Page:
For 26 years, Envoy Captain Owen Cotto has worked for American Airlines in nearly every capacity possible. He’s seen the operation from basically every viewpoint: from the ramp, the gate, the ticket counter, the cabin and from the flight deck.
But it isn’t the time he spends on the job that makes Owen who he is, it’s what he does with his free time that makes him special. Over nearly three decades, Owen has given his time and effort to a number of volunteer organizations.
Origin of the heart
Beginning in 1991, Owen worked his first job for American Airlines in Reservations while he was in college until he transferred to Chicago O’Hare (ORD) to work as a gate agent. He then transferred to John F. Kennedy Airport and again to Miami International Airport.
Immediately, while in Miami, his cheerful demeanor was noticed by another coworker who asked Owen if he would be interested in volunteering for the Something mAAgic Foundation (SMF). Given his parent’s history of volunteering and his affinity for helping children, Owen jumped on the opportunity to volunteer for the mAAgic Flights organized by SMF.
The annual chartered American Airlines flight takes young children with life-threatening conditions on an unforgettable trip to the Give the Kids the World Village in Orlando, Florida to visit the local theme parks.
For the next 10 years, Owen would volunteer for the mAAgic Flights in any capacity he could; as a gate agent, baggage service agent and, eventually, as a flight attendant. During this time, Owen found another avenue to help children by visiting local grade schools in Connecticut, where he grew up,and Florida to teach them about aviation history and the career opportunities there.
Paying it forward
While in Miami, Florida, Owen found himself at a crossroads between choosing a new career in law or as a pilot. He was also in the midst of earning a living in real estate investment, but couldn’t escape his love of aviation, which began when he was a child.
Owen says that ever since he was a kid, he wanted to travel the world as a pilot. He’s always had a curiosity for other culture’s way of life, languages and food.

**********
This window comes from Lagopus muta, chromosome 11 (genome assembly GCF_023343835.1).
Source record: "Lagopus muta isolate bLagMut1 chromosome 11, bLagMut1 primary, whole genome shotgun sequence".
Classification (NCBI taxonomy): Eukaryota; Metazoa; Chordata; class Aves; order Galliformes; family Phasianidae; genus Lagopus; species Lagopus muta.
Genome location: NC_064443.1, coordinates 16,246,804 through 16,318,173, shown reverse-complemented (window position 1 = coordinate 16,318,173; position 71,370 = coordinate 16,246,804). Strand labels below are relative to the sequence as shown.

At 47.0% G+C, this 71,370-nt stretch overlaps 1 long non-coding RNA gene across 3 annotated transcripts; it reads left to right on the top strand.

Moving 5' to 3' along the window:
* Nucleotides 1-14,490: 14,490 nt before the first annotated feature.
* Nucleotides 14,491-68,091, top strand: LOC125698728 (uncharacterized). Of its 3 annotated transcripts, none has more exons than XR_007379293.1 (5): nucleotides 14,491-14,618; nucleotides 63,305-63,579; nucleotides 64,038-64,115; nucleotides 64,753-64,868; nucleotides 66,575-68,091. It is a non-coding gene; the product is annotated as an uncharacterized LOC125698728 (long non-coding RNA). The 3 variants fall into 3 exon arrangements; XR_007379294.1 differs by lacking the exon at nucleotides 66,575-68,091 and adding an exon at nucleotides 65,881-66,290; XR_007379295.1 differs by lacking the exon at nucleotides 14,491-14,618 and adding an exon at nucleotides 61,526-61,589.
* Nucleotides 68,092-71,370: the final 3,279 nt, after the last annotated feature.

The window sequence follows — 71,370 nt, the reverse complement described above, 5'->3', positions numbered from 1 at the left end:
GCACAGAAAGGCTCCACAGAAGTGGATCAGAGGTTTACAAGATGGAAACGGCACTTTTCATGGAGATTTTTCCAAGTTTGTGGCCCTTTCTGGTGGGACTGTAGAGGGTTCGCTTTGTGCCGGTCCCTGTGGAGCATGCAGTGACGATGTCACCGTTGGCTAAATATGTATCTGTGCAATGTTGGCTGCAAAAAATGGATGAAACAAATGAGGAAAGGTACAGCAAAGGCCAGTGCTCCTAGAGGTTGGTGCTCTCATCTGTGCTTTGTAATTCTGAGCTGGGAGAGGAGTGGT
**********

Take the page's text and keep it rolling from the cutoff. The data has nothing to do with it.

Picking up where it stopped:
In 2007, Owen began his pilot career with American Eagle Airlines, now Envoy. Again, Owen continued to volunteer as a pilot for mAAgic Flights and at local schools teaching children about the wonderful world of flying for an airline.
By 2014, Owen was voted as the first pilot to sit on the SMF Board of Directors, which is remarkable considering the first pilot was not from American Airlines, but from Envoy. At the same time, Owen was asked by the chairman of the Human Intervention Motivation Study (HIMS) program to become a Peer Monitor where Owen now sits as vice chairman.
“I’ve been helped before in my life, so it’s important to pay it forward,” says Captain Owen Cotto. “I know I can’t save the world, but helping just one person is good enough for me. It really doesn’t take up too much of my time, because I seek out these opportunities to keep my life fresh and pursue my passions.”
The good life in the air
Another one of Owen’s many positions at American and Envoy has been as a pilot recruiter where he mentored pilots to help get the most out of their careers. His recruitment pitch to pilots, he says, is to tell them that they can see the world all while enjoying an amazing career.
Owen is an avid traveler, and just this year he has been to the Philippines, Portugal, Switzerland and Thailand. He imparts to young pilots that the life of pilot is not just a job, but a lifestyle.
“The best part about my job as a pilot is that I love what I do,” says Owen. “Everything else after that comes easy. Every day is different, you work with different people, learn about different cultures all while enjoying the best office view in the world.”
When Owen isn’t flying an Embraer 145 or volunteering, he’s spending his time with friends and family or exercising. But, Owen is also tempted to put one more notch in his aviation-career belt; he’s contemplating the pursuit of an Airframe and Powerplant license.
It seems that between all of his adventures, work and volunteerism; he wouldn’t have the time to go back to school. But, if anyone could find the time, it would be Captain Owen Cotto.